More and better choices for farmers: Promoting fair competition and innovation in seeds and other agricultural inputs

In March 2023, the USDA Agricultural Marketing Service (AMS), in consultation with relevant offices, agencies, and teams at USDA, as well as the Director of the United States Patent and Trademark Office and other Federal partners filed a report “to grapple with certain longstanding challenges associated with promoting competition and protecting intellectual property in relation to agriculture.”  The report was prepared in response to the request in President Biden’s Executive Order that the USPTO and USDA submit a report on concerns and strategies for ensuring “ that the intellectual property (IP) system, while incentivizing innovation, does not also unnecessarily reduce competition in seed and other input markets beyond that reasonably contemplated by the Patent Act.”

The report is intended to employ the “whole of government” approach outlined in the Executive Order to “ensure robust and reliable IP rights that enhance innovation and promote competition, ensure that IP owners exercise their rights within the scope of fair competition provided by law, and rebuild critical national infrastructure for variety development and the provision of seed and other planting stock to create resilient seed supply chains.”  As part of this approach, the USDA and USPTO are establishing a new Working Group on Competition and Intellectual Property to explore joint USPTO-USDA opportunities for collecting broader stakeholder input in the seed and agricultural input markets; enhance the quality of the patent examination process for innovations related to agricultural products and processes; enhance the transparency of IP information for agricultural-related innovations; and consider and evaluate new proposals for incentivizing and protecting innovation in the seed and agricultural-related spaces.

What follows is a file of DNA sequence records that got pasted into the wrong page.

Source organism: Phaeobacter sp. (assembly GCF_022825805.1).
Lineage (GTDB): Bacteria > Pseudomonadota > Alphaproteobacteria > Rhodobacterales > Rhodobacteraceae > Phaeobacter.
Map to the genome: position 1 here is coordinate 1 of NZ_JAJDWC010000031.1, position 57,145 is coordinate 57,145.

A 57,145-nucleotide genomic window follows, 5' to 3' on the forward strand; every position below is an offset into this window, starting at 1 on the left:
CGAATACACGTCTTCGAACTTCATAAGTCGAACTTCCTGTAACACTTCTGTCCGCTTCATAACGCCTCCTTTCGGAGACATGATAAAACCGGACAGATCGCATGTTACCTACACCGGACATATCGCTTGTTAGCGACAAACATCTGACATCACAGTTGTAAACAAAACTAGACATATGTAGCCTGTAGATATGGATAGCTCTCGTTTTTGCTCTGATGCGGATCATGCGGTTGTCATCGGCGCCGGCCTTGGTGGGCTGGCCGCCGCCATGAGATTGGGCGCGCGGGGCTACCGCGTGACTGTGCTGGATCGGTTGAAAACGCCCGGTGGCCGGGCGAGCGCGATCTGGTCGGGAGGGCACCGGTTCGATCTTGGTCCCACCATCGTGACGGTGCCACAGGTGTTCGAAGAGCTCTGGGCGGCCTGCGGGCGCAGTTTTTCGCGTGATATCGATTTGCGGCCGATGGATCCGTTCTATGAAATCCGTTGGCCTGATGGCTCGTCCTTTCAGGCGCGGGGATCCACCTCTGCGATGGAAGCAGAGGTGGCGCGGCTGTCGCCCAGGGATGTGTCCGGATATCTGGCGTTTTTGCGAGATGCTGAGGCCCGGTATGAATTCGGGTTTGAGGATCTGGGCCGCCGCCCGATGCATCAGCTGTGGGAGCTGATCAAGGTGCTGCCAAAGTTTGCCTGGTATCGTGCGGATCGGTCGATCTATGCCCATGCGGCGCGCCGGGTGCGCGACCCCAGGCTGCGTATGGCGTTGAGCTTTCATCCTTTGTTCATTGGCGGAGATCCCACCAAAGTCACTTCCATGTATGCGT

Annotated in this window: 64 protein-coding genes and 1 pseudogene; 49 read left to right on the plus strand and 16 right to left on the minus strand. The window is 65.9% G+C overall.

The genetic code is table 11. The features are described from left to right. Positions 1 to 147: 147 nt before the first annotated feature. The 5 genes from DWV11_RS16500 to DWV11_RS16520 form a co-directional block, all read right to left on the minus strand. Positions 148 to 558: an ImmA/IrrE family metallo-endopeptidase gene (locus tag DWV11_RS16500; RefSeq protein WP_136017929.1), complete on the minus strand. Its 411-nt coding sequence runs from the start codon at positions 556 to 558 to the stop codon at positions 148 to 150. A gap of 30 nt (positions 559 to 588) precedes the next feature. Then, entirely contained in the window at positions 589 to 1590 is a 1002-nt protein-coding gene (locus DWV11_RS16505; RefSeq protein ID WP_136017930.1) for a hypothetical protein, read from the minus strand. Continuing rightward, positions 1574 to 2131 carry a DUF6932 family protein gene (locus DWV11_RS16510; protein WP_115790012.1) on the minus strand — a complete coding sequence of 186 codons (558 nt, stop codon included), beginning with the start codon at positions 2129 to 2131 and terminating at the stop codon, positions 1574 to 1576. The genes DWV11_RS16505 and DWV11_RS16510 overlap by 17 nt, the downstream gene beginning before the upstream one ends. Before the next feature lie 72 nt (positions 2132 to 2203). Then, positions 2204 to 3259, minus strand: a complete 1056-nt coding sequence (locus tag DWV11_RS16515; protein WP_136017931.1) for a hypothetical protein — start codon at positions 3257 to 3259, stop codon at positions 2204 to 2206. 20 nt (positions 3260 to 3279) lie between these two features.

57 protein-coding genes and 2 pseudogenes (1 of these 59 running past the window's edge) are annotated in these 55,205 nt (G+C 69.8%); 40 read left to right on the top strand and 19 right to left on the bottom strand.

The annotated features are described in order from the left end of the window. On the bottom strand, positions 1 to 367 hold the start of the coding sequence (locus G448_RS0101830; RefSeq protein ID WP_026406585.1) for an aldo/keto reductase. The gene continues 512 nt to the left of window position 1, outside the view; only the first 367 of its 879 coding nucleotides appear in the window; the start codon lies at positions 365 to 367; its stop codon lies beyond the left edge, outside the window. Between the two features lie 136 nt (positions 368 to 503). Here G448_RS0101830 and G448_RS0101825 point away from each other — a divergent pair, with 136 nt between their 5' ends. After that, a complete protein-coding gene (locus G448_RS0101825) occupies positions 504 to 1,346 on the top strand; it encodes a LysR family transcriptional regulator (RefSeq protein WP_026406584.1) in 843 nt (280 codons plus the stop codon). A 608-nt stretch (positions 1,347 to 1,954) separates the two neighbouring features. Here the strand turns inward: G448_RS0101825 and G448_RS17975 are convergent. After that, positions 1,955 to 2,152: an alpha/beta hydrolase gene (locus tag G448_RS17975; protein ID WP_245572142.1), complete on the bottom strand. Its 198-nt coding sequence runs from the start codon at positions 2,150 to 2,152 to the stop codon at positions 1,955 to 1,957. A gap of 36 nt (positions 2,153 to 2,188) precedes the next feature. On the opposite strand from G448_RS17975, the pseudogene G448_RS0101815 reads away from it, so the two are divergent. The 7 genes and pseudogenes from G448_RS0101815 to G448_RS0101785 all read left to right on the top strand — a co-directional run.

In addition, AMS is establishing a Farmer Seed Liaison to facilitate communication between farmers, plant breeders, and relevant agencies that touch on the IP system to coordinate implementation of the recommendations in the report, and promote fair competition in the seed industry.  The Farmer Seed Liaison initiative is intended to help “foster more choices and increased innovation across crops and regions,” and promote “transparency, fair competition, and innovation” in order to help the American food system increase its resilience. 

The report includes the following recommendations:

  • Enforce label requirements and false advertising provisions under the Federal Seed Act (FSA), and enhance accessible filing of complaints and tips on potentially unlawful seed practices.